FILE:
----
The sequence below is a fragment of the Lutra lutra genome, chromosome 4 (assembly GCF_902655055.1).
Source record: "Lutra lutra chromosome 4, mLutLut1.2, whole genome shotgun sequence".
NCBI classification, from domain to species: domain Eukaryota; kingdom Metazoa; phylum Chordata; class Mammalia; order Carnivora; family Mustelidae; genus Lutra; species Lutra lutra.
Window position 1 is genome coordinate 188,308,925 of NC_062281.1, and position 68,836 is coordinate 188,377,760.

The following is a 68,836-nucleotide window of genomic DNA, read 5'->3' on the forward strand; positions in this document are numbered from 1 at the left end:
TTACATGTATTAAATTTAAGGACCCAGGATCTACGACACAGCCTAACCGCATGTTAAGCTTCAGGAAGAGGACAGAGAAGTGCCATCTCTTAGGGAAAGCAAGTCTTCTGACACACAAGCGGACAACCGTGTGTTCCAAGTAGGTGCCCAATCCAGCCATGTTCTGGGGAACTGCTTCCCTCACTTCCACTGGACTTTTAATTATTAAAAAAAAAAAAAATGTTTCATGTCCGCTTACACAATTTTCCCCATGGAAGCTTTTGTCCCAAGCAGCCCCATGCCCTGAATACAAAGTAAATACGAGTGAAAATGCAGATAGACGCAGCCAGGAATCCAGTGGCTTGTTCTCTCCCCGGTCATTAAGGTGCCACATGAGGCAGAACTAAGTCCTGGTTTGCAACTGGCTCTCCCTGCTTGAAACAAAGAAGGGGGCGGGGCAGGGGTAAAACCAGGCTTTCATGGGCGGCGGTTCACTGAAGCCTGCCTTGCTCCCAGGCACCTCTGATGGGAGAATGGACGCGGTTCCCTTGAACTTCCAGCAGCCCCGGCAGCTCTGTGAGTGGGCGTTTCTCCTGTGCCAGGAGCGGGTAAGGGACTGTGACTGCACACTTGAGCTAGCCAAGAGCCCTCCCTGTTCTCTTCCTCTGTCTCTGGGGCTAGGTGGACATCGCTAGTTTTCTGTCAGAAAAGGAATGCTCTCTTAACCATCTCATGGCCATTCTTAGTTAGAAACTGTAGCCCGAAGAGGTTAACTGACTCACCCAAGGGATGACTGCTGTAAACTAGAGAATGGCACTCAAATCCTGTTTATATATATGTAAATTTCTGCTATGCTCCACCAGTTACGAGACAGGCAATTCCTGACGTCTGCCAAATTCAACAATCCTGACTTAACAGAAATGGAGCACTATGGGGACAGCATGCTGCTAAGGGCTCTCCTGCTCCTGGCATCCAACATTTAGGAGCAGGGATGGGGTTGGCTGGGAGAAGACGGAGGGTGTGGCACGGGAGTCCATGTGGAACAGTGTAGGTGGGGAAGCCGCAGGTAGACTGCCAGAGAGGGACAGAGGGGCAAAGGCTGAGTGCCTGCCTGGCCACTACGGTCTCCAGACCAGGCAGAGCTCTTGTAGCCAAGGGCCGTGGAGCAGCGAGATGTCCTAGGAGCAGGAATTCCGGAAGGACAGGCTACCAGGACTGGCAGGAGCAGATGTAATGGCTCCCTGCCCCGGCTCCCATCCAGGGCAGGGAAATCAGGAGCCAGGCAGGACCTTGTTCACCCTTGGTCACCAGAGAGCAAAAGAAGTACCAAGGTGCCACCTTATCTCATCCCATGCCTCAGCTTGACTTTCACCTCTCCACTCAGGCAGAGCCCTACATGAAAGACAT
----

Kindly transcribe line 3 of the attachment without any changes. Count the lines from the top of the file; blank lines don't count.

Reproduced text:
NCBI classification, from domain to species: domain Eukaryota; kingdom Metazoa; phylum Chordata; class Mammalia; order Carnivora; family Mustelidae; genus Lutra; species Lutra lutra.